Jochen Feucht Quartett
"Open Time" is the fourth CD of the sax and clarinet player
and composer Jochen Feucht, who lives in Stuttgart, Germany.
He was born in Biberach/Riss in 1968, he took lessons in
classical clarinet, went on to study with Andy Scherrer and
the Swiss Jazz School in Berne, and he was a member of the
Bundesjazzorchester (the jazz orchestra of the Federal
Republic of Germany) under the baton of Peter Herbolzheimer
for two years.
His previous CD productions ("Warm Jazz" 1994, "Signs On Lines" 1997, "Sine qua non" 2001) were recorded with the help of Bert Joris, Thomas Stabenow, Wolfgang Haffner, Olaf Polziehn, Christian Ramond and Jochen Rückert. The CDs caused critics and musicians to characterize Jochen Feucht’s oeuvre as follows: “A warm saxophone sound and mature compositions”, “absolute belief in beautiful melodies”, “highly differentiated soundscapes designed with imagination; they are of high aesthetic value”, unadulaterated music, wonderful melodies … a joy for everyone who loves jazz” (Roman Schwaller), “free of the usual jazz showmanship .. not often found in our times” (Peter Herbolzheimer), “ a new and very luminous stone in the young European jazz mosaic” (Ralf Dombrowski); Harald Rehmann said in the Deutschlandfunk (an important German radio station): “Jochen Feucht convinces not only as a technically excellent player, but also because of the emotional intensity of his sophisticated arrangements.”
"Open Time", a coproduction with Deutschlandfunk, unites Jochen Feucht with two longterm musical partners: the pianist Olaf Polziehn, recently characterized by the newspaper Frankfurter Rundschau as “one of the most interesting piano players of the last years”, and Christian Rammond, one of the most sought after bass players of the German jazz scene; Rammond worked with musicians like Philippe Catherine, Tomasz Stanko, and Kenny Wheeler. Alan Jones, the Portland, Oregon, based drummer, is a true stroke of luck for the quartet. He played with Dave Holland, Steve Coleman, George Garzone, Ralph Towner, and Andrew Hill, to name just a few.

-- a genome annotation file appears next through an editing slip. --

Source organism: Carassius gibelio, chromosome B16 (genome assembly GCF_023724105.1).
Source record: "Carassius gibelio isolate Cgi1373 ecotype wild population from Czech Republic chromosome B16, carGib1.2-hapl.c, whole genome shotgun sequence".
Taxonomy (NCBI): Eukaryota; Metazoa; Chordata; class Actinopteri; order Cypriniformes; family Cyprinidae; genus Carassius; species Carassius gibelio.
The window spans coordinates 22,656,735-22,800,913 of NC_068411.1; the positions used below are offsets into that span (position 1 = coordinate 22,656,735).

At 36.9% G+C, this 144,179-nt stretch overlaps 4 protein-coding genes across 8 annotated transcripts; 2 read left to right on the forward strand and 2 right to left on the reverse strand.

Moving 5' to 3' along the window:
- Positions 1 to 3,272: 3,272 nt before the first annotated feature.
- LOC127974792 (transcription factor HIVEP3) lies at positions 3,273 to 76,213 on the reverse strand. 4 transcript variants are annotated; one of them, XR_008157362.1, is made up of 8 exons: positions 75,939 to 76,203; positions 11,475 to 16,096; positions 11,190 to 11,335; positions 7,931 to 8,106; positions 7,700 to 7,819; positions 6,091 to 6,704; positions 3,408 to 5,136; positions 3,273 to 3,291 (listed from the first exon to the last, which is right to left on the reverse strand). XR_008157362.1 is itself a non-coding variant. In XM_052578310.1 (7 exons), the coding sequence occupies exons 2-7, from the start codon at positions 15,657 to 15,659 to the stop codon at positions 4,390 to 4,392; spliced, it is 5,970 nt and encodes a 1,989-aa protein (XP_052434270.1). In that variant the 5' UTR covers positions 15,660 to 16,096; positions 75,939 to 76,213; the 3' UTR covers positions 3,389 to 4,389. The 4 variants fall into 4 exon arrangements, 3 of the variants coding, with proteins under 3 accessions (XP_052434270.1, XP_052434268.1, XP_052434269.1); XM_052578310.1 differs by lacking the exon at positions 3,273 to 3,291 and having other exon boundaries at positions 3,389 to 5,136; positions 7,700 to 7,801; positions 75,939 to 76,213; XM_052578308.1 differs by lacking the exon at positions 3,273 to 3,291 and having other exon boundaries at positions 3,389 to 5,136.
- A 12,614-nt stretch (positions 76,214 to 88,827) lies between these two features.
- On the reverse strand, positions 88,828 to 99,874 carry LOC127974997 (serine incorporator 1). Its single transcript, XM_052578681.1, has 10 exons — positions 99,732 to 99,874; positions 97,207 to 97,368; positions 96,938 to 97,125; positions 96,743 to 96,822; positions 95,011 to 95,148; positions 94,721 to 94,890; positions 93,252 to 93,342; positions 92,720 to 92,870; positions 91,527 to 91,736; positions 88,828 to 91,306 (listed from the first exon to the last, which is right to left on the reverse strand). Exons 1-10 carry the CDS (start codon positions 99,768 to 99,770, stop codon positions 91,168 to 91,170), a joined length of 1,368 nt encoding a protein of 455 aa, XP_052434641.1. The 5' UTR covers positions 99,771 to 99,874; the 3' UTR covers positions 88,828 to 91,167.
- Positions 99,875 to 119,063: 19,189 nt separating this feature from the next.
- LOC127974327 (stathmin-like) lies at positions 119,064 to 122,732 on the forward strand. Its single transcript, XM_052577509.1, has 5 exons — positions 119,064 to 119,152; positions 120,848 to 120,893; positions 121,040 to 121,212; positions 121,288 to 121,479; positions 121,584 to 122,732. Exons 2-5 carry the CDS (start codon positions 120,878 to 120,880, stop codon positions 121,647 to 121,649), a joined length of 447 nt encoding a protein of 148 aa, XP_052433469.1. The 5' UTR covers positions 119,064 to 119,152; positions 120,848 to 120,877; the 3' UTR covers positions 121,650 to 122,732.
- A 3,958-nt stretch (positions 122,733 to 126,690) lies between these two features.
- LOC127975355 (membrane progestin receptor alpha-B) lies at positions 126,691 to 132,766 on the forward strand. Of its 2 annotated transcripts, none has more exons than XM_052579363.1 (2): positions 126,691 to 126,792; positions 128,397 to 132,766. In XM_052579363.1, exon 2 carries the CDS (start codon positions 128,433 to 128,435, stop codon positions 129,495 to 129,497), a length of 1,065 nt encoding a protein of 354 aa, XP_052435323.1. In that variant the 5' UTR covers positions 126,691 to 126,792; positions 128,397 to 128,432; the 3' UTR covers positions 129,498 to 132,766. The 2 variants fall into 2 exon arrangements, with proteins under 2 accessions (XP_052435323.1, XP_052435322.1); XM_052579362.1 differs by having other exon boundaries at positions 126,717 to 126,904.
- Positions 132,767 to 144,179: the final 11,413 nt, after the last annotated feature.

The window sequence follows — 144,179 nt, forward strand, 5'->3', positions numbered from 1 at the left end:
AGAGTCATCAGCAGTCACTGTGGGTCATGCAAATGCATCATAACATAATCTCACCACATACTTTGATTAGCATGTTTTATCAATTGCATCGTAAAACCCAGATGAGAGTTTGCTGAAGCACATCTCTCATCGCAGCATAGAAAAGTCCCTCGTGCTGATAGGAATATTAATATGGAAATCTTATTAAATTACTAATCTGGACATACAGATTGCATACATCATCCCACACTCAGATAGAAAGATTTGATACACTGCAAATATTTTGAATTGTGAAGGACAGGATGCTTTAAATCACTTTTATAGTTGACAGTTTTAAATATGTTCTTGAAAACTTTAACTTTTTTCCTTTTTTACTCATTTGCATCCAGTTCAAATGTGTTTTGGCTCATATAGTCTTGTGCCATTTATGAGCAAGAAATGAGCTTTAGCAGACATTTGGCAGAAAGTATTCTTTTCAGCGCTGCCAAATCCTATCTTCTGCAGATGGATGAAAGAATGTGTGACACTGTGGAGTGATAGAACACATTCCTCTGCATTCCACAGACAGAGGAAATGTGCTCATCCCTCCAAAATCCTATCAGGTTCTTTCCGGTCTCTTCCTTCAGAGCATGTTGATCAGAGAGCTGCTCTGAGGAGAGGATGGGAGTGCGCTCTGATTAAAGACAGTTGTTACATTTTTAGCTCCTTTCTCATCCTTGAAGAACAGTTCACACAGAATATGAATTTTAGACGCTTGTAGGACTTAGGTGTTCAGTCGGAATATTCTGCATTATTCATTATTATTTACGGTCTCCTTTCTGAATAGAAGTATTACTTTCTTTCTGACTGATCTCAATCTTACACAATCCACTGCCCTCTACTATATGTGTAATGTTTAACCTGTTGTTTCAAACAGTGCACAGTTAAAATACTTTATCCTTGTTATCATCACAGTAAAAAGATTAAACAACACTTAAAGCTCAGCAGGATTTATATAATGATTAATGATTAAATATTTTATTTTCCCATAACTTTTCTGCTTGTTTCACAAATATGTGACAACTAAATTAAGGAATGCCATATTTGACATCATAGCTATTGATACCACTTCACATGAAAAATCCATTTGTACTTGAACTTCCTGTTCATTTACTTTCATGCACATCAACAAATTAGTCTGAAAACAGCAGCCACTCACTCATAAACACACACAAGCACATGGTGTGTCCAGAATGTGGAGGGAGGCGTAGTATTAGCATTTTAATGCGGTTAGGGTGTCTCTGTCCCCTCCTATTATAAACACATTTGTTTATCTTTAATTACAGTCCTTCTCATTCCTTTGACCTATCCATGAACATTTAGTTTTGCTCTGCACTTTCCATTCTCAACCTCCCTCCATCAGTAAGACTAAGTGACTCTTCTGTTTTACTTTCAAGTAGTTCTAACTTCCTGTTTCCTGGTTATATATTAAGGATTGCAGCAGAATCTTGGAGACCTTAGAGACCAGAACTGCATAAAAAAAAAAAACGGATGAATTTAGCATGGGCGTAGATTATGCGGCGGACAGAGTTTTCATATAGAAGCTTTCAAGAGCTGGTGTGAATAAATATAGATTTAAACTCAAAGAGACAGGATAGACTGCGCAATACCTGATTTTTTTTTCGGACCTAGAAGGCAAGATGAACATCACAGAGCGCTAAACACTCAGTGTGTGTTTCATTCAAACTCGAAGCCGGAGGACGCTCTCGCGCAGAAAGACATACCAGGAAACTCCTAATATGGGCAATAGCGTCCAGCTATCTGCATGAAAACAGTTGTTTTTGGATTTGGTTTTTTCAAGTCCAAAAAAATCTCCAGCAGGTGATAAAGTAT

Due to their subtle interplay in the quartet, the musicians create a soundscape that combines density and intensity with openness, freedom, and time. With the exception of an intimate duo version of Keith Jarrett’s “Tabarka”, the repertoire consists of Jochen Feucht’s own compositions exclusively: modern, melodic European jazz with American roots and clearly discernable influences of classical music. These classical influences are easily heard in some of the compositions as well as in the usage of the seldom heard basset horn (similar to the alto clarinet) and in the guest performance of the cello player Stephanie De Secondi.
Thomas Dworschak described the "quietly smiling elegance" of the Jochen Feucht Quartet and summed it up in the following way: "This is the timeless modern spirit doing the right thing by restricting itself to creating pure music.”